The implied corollary of this error of logic was that there was nothing to choose between continued support for and submission to a corrupt and self-serving political elite on the one hand, and beating up foreigners on the street on the other. And the purpose of the corollary was to be able to deny that there could be any good reasons for voting to leave the Union.
Oddly enough, the Europhile voters in Britain would probably not have read what three former French government ministers, of the economy, of European affairs, and of foreign affairs, said of the European Union in the French newspapers. M. Montebourg said that the European Union had been constructed not for, but against, the European peoples; M. Wauquiez said that anyone could see that the European Union did not work by walking down the corridors in Brussels; M. Védrine said that since the Treaty of Lisbon, ‘we are definitely not in a state of democracy.’
While none of these former ministers – not minor figures in French political life – suggest that the European Union should break up, their solutions include the re-establishment of frontiers, the power of national governments to issue money, the reduction of the number of European bureaucrats by 97 per cent, the expulsion of at least 17 of the Union’s members, and the reduction in the powers of the Union to regulate and interfere in most of the matters in which it does interfere. The sceptical person might wonder, then, what the need for a union was at all, other than as a free-trade area: which it was when it was mendaciously sold to the British electorate as being in 1975, when the country’s first referendum on membership was held.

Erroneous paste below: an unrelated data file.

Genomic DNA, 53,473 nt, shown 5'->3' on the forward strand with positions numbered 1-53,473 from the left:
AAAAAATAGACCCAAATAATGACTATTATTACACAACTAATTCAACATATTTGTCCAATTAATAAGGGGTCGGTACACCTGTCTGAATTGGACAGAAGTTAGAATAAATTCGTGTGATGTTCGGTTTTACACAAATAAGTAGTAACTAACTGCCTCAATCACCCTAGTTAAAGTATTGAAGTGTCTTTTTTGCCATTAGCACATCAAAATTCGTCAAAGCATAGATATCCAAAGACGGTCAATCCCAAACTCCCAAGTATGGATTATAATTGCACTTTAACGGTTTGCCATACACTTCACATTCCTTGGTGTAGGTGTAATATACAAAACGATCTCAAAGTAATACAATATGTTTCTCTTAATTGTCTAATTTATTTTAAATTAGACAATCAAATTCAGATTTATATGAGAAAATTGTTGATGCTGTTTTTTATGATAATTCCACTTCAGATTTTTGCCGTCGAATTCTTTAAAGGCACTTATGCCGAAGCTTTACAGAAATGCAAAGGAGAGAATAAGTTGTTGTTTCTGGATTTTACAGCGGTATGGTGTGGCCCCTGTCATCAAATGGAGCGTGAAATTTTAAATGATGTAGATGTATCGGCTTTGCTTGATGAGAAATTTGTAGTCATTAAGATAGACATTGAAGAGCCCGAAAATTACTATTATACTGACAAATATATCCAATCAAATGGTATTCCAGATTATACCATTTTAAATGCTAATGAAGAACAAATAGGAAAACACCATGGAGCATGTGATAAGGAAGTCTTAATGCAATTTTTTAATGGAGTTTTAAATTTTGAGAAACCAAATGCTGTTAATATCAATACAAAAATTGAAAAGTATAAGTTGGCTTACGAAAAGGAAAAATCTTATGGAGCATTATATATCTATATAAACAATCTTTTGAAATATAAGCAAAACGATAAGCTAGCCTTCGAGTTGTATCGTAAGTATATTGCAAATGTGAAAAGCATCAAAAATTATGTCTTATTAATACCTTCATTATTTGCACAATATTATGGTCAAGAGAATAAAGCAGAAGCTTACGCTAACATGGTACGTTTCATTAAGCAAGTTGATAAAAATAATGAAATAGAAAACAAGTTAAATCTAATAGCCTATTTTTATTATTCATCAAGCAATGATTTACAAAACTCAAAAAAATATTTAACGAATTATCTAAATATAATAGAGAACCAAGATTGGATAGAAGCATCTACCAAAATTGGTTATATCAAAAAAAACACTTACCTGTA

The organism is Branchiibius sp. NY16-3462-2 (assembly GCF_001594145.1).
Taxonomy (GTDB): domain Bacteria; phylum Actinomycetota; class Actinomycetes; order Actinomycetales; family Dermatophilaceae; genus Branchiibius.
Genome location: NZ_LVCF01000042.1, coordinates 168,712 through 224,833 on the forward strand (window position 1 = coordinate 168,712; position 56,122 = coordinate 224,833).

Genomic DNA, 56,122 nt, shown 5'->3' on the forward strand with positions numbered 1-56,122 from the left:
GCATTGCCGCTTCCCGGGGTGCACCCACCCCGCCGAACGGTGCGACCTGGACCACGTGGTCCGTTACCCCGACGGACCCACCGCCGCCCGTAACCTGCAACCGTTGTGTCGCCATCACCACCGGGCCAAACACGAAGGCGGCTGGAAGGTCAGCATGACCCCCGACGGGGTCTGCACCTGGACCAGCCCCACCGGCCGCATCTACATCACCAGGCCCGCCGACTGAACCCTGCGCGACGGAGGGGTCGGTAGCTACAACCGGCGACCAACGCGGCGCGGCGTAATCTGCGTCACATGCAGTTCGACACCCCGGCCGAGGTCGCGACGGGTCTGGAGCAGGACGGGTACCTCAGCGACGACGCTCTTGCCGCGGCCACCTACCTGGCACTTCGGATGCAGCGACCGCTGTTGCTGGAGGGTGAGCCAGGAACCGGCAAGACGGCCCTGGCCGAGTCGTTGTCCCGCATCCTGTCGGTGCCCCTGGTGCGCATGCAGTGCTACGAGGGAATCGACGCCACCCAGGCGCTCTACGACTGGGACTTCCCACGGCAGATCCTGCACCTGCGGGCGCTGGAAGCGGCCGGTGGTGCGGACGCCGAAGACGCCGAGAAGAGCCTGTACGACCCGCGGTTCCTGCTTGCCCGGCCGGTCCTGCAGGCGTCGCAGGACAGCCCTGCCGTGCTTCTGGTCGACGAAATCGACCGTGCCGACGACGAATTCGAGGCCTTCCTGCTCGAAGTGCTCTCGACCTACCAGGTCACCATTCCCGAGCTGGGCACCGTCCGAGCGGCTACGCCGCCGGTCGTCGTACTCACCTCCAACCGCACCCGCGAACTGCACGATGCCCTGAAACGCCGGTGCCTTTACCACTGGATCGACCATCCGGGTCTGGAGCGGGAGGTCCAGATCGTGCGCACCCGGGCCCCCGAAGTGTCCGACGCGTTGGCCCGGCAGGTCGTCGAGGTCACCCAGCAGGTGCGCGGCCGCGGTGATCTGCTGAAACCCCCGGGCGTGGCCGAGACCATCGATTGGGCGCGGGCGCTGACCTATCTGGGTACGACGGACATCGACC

Of course, it is significant that French ministers say these things only after they have left office, but that counts in favour, not against, the truth of what they say. Are they just to be dismissed as small-minded, ignorant xenophobes – these people who saw the European Union up close? M. Védrine says:
I remember interviews in which Chancellor Kohl and later Chancellor Schröder complained about the abusive intrusion of the [European] Commision and the complicity of the Commission and the European Court of Justice.
But however many times these complaints are made, however many calls for reform are heard, nothing ever changes: because the abuse and the complicity, the secretive rule by decree by career politico-bureaucrats without any real oversight, is not the consequences of the so-called European Project, it is the European Project.
Irrespective of whether the vote to leave the Union was wise or not, or whether it would have been better to remain and wait until the Union fell apart because of its own flawed political logic, no one except the British educated class and commentators could say that there were no reasons or arguments for leaving, that it was nothing but an eructation of primitive prejudice. Here is the end of a typical article in the left-liberal mouthpiece of la pensée unique, the Guardian:
On the slipstream of empire, I’ve always thought – to the point of treason – of my British passport as a “burden of shame” as UB40 so eloquently put it, “a British subject, not proud of it”. Now, trying to cling on in “the continent”, it is just a downright embarrassment – not only a badge of shame, but also, worse in a way, of pointless, bellicose imbecility.
And they call those who voted for Brexit stupid!